Not for Sale
The Case for Nonprofit Ownership of Community Infrastructure and Services
ONN’s new policy document Not For Sale: The Case for Nonprofit Ownership of Critical Community Infrastructure and Services makes an evidence-based argument that nonprofit (as opposed to for-profit) ownership of critical community infrastructure is the best way to ensure key community assets and services are not lost or diminished through profit-seeking pressures and the sale of capital assets. The experience of the UK with extensive for-profit involvement in community infrastructure is a warning to us in Canada. Whether in the area of transportation services, nursing homes, or the foster care of children, for-profit ownership of community infrastructure and operation of community services has left UK communities at risk, raised costs, and delivered inferior services.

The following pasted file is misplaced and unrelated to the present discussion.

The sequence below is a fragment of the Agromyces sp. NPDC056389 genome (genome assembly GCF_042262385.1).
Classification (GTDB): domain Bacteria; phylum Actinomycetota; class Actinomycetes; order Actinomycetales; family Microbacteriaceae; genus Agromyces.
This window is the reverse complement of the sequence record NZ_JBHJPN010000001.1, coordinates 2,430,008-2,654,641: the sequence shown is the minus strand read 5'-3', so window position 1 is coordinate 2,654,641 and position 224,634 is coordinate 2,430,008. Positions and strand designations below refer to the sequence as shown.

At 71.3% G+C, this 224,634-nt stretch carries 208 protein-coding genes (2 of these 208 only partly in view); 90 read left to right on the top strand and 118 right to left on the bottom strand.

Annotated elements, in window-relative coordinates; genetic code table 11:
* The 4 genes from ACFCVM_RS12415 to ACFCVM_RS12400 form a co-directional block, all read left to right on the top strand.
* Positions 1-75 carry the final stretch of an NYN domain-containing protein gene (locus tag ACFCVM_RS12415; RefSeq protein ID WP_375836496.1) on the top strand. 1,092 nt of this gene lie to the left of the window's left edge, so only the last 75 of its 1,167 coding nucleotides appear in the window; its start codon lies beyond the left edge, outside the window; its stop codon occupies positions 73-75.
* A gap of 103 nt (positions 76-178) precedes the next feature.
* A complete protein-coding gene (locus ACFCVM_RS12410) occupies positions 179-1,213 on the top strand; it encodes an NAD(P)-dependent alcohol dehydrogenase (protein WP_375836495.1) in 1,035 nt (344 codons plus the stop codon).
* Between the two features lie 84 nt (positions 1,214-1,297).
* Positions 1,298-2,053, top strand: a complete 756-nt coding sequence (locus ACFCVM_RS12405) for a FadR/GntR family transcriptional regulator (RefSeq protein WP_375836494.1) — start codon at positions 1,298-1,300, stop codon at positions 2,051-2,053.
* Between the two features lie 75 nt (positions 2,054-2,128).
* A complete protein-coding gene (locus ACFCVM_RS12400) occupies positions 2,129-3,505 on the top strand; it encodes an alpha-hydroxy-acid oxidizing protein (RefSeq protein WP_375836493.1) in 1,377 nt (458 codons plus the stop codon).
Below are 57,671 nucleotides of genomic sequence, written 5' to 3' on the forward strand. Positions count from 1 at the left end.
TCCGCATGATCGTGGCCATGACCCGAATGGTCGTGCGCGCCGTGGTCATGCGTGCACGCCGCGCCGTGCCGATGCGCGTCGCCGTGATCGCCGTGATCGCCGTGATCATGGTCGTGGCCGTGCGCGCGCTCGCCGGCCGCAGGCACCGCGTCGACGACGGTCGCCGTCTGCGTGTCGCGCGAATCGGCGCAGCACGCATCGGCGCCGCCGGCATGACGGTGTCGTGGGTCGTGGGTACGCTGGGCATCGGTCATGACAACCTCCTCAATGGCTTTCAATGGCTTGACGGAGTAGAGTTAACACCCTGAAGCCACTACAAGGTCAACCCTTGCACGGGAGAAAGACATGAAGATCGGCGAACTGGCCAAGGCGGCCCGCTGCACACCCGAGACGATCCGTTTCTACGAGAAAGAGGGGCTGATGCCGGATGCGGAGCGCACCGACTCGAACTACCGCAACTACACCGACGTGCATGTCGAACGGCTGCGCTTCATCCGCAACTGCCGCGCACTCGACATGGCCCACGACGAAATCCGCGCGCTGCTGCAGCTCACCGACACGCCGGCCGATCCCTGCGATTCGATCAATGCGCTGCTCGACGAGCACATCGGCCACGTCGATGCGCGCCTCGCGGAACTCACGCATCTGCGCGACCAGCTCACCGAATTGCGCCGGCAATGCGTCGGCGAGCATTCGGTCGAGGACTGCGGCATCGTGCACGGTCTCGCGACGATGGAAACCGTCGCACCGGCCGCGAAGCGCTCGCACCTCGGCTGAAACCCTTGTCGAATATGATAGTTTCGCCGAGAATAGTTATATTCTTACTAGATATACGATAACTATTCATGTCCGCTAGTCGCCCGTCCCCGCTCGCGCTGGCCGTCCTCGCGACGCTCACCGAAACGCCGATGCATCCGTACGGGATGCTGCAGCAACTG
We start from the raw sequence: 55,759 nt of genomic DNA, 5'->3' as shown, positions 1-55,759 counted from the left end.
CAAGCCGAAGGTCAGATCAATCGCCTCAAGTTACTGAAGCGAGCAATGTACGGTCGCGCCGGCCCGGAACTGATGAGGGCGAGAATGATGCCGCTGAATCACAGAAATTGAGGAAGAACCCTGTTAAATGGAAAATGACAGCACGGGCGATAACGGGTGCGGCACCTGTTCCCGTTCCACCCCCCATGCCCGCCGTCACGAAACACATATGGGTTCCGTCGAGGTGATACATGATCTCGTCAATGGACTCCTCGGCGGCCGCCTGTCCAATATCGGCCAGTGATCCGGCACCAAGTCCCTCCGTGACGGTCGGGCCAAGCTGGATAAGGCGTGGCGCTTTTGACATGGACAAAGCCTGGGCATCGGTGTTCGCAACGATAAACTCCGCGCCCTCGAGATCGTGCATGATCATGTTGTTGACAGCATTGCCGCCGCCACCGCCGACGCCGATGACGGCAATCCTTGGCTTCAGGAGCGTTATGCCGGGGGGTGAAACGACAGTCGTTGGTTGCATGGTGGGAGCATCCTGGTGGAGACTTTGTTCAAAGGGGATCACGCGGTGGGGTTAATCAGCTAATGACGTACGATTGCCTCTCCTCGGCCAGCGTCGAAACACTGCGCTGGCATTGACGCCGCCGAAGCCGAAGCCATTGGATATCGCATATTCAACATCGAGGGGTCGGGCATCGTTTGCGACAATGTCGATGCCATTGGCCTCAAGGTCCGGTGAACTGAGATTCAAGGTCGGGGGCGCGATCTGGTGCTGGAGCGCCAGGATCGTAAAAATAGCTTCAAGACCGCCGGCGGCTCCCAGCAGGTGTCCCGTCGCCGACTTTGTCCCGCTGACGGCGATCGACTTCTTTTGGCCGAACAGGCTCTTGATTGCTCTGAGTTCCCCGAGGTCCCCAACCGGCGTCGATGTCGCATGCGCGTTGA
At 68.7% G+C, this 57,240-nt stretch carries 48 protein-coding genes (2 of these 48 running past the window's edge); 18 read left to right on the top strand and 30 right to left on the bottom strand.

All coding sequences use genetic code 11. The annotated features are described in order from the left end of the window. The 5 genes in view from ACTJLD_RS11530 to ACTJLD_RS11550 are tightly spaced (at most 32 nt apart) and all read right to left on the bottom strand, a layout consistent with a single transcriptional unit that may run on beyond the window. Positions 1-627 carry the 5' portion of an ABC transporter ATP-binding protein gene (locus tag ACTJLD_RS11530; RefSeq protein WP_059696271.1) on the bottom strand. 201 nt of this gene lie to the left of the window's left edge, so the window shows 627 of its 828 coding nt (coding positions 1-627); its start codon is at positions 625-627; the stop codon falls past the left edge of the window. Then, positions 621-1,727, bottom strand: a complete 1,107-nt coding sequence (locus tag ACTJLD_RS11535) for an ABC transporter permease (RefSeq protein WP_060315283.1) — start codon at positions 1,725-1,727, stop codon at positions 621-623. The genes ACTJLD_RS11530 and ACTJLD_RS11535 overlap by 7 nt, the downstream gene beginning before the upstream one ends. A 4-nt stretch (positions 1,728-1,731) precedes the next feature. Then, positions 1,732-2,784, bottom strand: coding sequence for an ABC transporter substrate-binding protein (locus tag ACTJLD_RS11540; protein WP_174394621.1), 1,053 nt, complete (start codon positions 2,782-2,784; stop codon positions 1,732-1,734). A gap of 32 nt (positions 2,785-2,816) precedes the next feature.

Not For Sale identifies the pressures that have led governments to turn to the private sector for delivering services and renewing our infrastructure. It examines the faulty assumptions about costs, risks and accountability on which this trend has grown and explains how collective assets and capital are removed from public or community ownership. There is a better way with public benefit organizations partnering with government to build and operate critical community infrastructure. We have the opportunity to benefit from hard lessons learned elsewhere and do it right by developing financing options that will provide permanent infrastructure in communities that will never be sold off because they are community-owned assets.